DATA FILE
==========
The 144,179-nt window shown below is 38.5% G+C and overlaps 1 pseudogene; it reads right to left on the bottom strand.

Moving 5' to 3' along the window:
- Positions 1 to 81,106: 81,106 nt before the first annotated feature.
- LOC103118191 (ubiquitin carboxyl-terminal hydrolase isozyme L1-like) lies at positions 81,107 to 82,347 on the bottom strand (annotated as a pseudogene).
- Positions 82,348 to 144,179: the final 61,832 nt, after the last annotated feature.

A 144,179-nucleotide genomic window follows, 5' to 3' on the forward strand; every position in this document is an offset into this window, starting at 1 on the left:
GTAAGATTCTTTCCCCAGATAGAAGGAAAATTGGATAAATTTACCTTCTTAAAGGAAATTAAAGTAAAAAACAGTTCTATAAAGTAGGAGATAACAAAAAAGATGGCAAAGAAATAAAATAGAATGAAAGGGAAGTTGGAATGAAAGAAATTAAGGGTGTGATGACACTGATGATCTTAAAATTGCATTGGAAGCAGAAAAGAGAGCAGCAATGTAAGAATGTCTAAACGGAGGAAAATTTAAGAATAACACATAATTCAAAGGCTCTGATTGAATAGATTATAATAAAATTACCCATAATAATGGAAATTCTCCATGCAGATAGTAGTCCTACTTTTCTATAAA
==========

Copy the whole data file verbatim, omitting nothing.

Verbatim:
The 144,179-nt window shown below is 38.5% G+C and overlaps 1 pseudogene; it reads right to left on the bottom strand.

Moving 5' to 3' along the window:
- Positions 1 to 81,106: 81,106 nt before the first annotated feature.
- LOC103118191 (ubiquitin carboxyl-terminal hydrolase isozyme L1-like) lies at positions 81,107 to 82,347 on the bottom strand (annotated as a pseudogene).
- Positions 82,348 to 144,179: the final 61,832 nt, after the last annotated feature.

A 144,179-nucleotide genomic window follows, 5' to 3' on the forward strand; every position in this document is an offset into this window, starting at 1 on the left:
GTAAGATTCTTTCCCCAGATAGAAGGAAAATTGGATAAATTTACCTTCTTAAAGGAAATTAAAGTAAAAAACAGTTCTATAAAGTAGGAGATAACAAAAAAGATGGCAAAGAAATAAAATAGAATGAAAGGGAAGTTGGAATGAAAGAAATTAAGGGTGTGATGACACTGATGATCTTAAAATTGCATTGGAAGCAGAAAAGAGAGCAGCAATGTAAGAATGTCTAAACGGAGGAAAATTTAAGAATAACACATAATTCAAAGGCTCTGATTGAATAGATTATAATAAAATTACCCATAATAATGGAAATTCTCCATGCAGATAGTAGTCCTACTTTTCTATAAA